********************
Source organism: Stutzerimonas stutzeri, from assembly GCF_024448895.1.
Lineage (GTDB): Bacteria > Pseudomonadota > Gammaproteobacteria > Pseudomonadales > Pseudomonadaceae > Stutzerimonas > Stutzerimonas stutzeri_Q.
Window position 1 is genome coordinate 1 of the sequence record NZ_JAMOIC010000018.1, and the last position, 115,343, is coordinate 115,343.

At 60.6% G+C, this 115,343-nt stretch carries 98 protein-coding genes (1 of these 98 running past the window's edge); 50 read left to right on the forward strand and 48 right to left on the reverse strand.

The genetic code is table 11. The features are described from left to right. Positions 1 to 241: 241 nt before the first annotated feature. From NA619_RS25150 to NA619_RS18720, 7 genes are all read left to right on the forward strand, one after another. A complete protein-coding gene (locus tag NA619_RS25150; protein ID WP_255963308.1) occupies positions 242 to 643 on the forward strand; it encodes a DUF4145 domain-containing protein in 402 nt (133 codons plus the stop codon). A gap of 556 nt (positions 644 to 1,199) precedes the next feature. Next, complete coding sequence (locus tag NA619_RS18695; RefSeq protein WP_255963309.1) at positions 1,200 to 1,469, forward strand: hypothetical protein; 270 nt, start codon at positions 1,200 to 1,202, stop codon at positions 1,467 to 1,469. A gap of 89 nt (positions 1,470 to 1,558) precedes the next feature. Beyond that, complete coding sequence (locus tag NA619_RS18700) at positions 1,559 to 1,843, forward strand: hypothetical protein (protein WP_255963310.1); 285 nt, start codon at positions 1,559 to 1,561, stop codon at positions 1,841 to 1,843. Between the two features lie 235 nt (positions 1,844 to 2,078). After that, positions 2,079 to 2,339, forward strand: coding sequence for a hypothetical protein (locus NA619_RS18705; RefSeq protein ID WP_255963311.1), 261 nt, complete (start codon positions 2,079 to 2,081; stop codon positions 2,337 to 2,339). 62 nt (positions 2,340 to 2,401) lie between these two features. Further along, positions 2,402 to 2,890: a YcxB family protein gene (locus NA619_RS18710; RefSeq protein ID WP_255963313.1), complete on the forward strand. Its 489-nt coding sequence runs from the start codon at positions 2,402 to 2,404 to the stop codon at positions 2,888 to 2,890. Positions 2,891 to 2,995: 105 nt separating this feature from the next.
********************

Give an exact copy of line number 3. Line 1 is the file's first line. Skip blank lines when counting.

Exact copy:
Window position 1 is genome coordinate 1 of the sequence record NZ_JAMOIC010000018.1, and the last position, 115,343, is coordinate 115,343.